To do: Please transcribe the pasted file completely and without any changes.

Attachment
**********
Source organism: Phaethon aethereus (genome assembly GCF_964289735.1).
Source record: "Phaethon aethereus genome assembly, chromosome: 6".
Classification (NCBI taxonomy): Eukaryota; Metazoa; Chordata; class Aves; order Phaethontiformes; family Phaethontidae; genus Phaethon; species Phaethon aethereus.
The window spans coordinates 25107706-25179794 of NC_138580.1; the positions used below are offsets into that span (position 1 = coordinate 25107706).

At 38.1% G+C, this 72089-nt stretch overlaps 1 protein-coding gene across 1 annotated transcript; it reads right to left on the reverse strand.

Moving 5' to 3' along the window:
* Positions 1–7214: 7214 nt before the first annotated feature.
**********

Source organism: Phaethon aethereus (genome assembly GCF_964289735.1).
Source record: "Phaethon aethereus genome assembly, chromosome: 6".
Classification (NCBI taxonomy): Eukaryota; Metazoa; Chordata; class Aves; order Phaethontiformes; family Phaethontidae; genus Phaethon; species Phaethon aethereus.
The window spans coordinates 25107706-25179794 of NC_138580.1; the positions used below are offsets into that span (position 1 = coordinate 25107706).

At 38.1% G+C, this 72089-nt stretch overlaps 1 protein-coding gene across 1 annotated transcript; it reads right to left on the reverse strand.

Moving 5' to 3' along the window:
* Positions 1–7214: 7214 nt before the first annotated feature.